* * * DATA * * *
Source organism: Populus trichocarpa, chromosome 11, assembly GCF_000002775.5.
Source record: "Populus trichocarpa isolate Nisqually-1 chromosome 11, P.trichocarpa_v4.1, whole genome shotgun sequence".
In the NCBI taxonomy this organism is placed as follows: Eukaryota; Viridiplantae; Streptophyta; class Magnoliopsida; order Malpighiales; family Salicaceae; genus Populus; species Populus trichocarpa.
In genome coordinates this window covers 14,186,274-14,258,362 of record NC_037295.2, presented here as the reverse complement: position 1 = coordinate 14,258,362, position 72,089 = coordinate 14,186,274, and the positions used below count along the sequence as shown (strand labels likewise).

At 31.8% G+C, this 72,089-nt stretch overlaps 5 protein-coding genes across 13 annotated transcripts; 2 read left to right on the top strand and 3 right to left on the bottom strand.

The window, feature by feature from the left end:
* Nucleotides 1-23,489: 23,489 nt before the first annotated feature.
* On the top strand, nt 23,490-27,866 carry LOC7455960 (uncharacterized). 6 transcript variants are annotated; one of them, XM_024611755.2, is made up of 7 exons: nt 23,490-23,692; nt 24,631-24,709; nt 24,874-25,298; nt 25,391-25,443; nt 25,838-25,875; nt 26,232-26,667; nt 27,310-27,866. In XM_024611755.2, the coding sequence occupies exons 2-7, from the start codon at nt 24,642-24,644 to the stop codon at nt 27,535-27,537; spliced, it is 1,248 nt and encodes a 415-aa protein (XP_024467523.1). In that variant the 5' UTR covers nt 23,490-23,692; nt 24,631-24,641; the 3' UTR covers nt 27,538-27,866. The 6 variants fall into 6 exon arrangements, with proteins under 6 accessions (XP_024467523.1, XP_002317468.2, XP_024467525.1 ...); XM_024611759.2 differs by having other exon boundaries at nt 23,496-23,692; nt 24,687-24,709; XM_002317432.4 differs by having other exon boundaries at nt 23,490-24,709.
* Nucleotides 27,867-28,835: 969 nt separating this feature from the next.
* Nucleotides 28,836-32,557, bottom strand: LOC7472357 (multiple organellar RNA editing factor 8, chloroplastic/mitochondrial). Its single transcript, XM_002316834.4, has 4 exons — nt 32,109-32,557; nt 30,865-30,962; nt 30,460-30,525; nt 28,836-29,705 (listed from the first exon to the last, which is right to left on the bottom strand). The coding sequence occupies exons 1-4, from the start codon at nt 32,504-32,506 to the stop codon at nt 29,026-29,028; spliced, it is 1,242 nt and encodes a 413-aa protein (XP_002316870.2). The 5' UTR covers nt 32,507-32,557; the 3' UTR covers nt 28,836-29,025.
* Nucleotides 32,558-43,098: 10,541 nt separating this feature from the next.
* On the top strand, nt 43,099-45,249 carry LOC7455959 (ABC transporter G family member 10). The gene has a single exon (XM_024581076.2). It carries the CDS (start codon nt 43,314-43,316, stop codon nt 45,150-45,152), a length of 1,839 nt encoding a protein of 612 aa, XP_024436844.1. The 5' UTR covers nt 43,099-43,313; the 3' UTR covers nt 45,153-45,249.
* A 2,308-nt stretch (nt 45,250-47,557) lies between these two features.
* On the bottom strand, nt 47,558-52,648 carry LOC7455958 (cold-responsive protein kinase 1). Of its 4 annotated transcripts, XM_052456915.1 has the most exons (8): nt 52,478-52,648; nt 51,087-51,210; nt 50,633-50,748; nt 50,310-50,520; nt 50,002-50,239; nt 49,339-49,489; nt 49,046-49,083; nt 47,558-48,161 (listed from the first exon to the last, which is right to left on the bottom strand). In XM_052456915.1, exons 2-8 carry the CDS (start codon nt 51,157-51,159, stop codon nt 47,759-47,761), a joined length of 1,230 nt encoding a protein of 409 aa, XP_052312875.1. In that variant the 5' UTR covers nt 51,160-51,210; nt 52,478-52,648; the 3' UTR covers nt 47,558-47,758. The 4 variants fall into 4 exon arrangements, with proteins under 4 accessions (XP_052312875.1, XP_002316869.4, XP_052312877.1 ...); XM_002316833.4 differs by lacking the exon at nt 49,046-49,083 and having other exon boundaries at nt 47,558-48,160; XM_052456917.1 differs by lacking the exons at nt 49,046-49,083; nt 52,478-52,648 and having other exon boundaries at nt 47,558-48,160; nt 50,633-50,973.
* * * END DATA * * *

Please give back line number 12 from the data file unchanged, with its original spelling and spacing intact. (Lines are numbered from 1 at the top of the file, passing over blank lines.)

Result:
* On the top strand, nt 43,099-45,249 carry LOC7455959 (ABC transporter G family member 10). The gene has a single exon (XM_024581076.2). It carries the CDS (start codon nt 43,314-43,316, stop codon nt 45,150-45,152), a length of 1,839 nt encoding a protein of 612 aa, XP_024436844.1. The 5' UTR covers nt 43,099-43,313; the 3' UTR covers nt 45,153-45,249.